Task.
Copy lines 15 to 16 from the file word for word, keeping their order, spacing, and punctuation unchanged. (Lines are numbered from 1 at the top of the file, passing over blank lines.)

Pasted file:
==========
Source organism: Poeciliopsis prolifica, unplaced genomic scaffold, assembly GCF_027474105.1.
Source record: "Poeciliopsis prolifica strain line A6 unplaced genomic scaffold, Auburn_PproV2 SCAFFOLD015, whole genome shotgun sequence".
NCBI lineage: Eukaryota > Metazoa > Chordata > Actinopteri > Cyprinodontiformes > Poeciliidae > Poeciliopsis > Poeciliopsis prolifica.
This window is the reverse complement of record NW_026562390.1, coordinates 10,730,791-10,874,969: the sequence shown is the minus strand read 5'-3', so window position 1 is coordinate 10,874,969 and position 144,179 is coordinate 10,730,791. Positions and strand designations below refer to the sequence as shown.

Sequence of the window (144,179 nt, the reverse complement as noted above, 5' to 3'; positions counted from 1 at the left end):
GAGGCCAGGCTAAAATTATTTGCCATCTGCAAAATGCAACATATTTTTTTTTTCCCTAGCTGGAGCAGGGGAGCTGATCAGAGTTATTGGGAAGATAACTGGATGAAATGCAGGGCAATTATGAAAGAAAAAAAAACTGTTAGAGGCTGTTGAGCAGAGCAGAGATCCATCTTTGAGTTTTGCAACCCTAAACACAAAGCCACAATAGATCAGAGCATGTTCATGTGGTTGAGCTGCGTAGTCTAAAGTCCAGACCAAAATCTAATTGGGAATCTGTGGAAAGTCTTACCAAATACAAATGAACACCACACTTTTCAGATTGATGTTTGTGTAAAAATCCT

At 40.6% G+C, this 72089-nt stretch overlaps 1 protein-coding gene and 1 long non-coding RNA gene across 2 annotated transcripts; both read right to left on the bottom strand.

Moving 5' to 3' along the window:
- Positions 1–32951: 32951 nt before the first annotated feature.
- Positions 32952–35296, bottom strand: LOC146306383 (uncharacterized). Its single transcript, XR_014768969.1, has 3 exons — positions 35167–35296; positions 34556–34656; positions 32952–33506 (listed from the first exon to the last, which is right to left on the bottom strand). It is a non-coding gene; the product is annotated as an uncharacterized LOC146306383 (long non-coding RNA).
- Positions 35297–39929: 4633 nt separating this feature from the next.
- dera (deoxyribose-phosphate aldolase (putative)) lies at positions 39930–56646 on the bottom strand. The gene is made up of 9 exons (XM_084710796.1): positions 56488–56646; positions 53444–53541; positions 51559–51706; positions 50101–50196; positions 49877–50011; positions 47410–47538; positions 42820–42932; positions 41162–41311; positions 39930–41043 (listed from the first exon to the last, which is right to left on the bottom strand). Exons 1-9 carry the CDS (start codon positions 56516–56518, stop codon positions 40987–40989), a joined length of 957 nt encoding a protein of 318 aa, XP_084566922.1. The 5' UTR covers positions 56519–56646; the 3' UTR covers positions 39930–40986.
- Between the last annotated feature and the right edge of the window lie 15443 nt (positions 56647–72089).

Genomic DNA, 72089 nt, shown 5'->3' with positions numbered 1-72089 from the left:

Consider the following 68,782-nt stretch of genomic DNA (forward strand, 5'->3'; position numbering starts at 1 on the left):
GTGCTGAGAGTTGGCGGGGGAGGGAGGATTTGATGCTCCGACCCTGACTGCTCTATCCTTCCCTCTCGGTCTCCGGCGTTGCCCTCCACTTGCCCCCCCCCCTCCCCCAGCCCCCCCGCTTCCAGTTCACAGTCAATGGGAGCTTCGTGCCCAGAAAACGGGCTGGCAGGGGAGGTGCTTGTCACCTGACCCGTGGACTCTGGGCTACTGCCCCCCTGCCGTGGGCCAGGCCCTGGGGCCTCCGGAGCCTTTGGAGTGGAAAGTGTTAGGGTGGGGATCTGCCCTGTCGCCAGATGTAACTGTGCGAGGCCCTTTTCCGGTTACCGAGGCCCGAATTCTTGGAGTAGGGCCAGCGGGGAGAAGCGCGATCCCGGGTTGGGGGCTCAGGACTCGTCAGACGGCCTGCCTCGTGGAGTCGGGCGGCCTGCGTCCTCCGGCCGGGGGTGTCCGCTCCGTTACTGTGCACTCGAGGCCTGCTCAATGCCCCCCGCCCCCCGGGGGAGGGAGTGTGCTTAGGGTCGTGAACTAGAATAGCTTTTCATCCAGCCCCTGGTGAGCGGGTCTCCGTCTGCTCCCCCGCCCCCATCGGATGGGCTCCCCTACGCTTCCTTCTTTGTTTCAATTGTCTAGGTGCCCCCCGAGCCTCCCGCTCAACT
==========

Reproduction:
Consider the following 68,782-nt stretch of genomic DNA (forward strand, 5'->3'; position numbering starts at 1 on the left):
GTGCTGAGAGTTGGCGGGGGAGGGAGGATTTGATGCTCCGACCCTGACTGCTCTATCCTTCCCTCTCGGTCTCCGGCGTTGCCCTCCACTTGCCCCCCCCCCTCCCCCAGCCCCCCCGCTTCCAGTTCACAGTCAATGGGAGCTTCGTGCCCAGAAAACGGGCTGGCAGGGGAGGTGCTTGTCACCTGACCCGTGGACTCTGGGCTACTGCCCCCCTGCCGTGGGCCAGGCCCTGGGGCCTCCGGAGCCTTTGGAGTGGAAAGTGTTAGGGTGGGGATCTGCCCTGTCGCCAGATGTAACTGTGCGAGGCCCTTTTCCGGTTACCGAGGCCCGAATTCTTGGAGTAGGGCCAGCGGGGAGAAGCGCGATCCCGGGTTGGGGGCTCAGGACTCGTCAGACGGCCTGCCTCGTGGAGTCGGGCGGCCTGCGTCCTCCGGCCGGGGGTGTCCGCTCCGTTACTGTGCACTCGAGGCCTGCTCAATGCCCCCCGCCCCCCGGGGGAGGGAGTGTGCTTAGGGTCGTGAACTAGAATAGCTTTTCATCCAGCCCCTGGTGAGCGGGTCTCCGTCTGCTCCCCCGCCCCCATCGGATGGGCTCCCCTACGCTTCCTTCTTTGTTTCAATTGTCTAGGTGCCCCCCGAGCCTCCCGCTCAACT